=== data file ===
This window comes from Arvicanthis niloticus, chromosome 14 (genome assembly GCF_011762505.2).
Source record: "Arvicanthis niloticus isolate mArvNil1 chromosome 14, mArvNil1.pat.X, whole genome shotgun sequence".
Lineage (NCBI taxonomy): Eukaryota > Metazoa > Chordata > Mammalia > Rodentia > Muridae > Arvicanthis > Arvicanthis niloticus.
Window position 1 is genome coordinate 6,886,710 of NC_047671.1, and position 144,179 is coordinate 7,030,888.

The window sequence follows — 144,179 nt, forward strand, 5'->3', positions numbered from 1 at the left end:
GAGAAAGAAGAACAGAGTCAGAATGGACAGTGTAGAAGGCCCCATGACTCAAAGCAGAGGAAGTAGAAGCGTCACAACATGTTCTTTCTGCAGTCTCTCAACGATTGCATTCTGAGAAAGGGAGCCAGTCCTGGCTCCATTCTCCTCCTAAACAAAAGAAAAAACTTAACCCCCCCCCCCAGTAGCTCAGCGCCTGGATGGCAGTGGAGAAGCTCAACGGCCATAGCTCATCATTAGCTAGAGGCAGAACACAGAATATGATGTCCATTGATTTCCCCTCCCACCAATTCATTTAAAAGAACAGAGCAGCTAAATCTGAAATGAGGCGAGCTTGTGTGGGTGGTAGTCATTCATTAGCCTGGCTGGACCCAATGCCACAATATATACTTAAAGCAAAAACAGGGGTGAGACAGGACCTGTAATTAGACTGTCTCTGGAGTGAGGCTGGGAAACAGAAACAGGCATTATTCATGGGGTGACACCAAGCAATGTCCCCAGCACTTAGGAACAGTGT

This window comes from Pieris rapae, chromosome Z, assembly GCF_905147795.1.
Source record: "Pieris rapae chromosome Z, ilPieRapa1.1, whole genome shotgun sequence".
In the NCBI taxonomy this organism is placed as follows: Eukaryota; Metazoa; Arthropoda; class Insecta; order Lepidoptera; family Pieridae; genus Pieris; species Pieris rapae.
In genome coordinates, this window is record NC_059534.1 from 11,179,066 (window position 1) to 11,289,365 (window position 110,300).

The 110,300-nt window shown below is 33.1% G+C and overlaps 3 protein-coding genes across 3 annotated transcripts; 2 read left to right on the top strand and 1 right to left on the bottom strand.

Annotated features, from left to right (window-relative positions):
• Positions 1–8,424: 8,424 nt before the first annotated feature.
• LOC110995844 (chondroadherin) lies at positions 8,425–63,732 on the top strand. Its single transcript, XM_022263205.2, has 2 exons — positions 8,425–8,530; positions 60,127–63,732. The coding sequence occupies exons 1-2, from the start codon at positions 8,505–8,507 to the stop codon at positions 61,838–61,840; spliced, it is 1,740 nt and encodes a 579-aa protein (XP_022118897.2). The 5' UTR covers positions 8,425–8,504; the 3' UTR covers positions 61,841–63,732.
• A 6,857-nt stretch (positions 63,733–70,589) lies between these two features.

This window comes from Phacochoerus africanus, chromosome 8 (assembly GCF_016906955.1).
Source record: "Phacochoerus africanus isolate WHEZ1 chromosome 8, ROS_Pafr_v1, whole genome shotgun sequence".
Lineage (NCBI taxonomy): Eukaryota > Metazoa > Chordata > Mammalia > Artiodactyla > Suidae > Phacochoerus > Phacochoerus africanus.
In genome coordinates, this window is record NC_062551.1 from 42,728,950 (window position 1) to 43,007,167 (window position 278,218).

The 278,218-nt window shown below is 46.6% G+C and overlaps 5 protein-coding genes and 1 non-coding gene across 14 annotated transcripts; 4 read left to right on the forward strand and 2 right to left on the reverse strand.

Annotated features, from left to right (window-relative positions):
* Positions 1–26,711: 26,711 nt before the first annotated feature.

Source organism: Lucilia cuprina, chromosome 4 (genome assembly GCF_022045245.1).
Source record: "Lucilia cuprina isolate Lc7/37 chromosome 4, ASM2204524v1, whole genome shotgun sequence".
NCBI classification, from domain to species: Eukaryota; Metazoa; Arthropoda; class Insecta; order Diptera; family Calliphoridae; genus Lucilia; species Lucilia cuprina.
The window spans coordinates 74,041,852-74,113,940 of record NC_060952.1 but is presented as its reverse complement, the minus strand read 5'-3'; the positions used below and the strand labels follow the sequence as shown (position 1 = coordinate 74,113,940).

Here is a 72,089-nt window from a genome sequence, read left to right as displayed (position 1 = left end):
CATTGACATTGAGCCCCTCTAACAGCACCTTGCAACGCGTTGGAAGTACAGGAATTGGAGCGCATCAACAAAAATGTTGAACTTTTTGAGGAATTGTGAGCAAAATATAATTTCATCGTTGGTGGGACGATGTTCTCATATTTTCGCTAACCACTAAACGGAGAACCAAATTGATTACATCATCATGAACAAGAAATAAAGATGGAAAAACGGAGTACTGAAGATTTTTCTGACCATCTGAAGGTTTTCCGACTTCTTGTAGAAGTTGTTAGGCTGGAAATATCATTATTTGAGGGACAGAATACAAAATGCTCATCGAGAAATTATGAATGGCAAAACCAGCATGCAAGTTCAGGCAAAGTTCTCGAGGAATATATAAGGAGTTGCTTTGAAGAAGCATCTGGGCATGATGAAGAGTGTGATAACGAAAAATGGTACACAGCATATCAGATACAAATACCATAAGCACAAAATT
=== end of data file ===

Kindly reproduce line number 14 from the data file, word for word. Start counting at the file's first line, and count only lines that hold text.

• LOC110995844 (chondroadherin) lies at positions 8,425–63,732 on the top strand. Its single transcript, XM_022263205.2, has 2 exons — positions 8,425–8,530; positions 60,127–63,732. The coding sequence occupies exons 1-2, from the start codon at positions 8,505–8,507 to the stop codon at positions 61,838–61,840; spliced, it is 1,740 nt and encodes a 579-aa protein (XP_022118897.2). The 5' UTR covers positions 8,425–8,504; the 3' UTR covers positions 61,841–63,732.